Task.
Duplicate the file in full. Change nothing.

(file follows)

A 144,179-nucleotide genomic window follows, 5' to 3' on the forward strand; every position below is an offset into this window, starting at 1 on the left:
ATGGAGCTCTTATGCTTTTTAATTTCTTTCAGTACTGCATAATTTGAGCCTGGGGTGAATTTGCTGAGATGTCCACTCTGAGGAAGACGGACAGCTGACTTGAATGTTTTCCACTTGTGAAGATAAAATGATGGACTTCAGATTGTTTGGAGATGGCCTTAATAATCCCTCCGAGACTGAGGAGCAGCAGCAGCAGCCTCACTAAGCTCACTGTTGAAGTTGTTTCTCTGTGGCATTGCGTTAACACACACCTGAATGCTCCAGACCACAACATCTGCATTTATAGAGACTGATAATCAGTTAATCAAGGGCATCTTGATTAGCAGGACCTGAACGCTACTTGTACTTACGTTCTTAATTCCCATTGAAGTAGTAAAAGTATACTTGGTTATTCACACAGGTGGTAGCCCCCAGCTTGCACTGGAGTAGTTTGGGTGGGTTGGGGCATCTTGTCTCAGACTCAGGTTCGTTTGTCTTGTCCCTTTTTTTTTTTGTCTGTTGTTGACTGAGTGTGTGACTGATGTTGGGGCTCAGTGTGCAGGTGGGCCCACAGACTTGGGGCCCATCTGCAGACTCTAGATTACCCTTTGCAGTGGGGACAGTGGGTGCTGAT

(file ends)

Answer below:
A 144,179-nucleotide genomic window follows, 5' to 3' on the forward strand; every position below is an offset into this window, starting at 1 on the left:
ATGGAGCTCTTATGCTTTTTAATTTCTTTCAGTACTGCATAATTTGAGCCTGGGGTGAATTTGCTGAGATGTCCACTCTGAGGAAGACGGACAGCTGACTTGAATGTTTTCCACTTGTGAAGATAAAATGATGGACTTCAGATTGTTTGGAGATGGCCTTAATAATCCCTCCGAGACTGAGGAGCAGCAGCAGCAGCCTCACTAAGCTCACTGTTGAAGTTGTTTCTCTGTGGCATTGCGTTAACACACACCTGAATGCTCCAGACCACAACATCTGCATTTATAGAGACTGATAATCAGTTAATCAAGGGCATCTTGATTAGCAGGACCTGAACGCTACTTGTACTTACGTTCTTAATTCCCATTGAAGTAGTAAAAGTATACTTGGTTATTCACACAGGTGGTAGCCCCCAGCTTGCACTGGAGTAGTTTGGGTGGGTTGGGGCATCTTGTCTCAGACTCAGGTTCGTTTGTCTTGTCCCTTTTTTTTTTTGTCTGTTGTTGACTGAGTGTGTGACTGATGTTGGGGCTCAGTGTGCAGGTGGGCCCACAGACTTGGGGCCCATCTGCAGACTCTAGATTACCCTTTGCAGTGGGGACAGTGGGTGCTGAT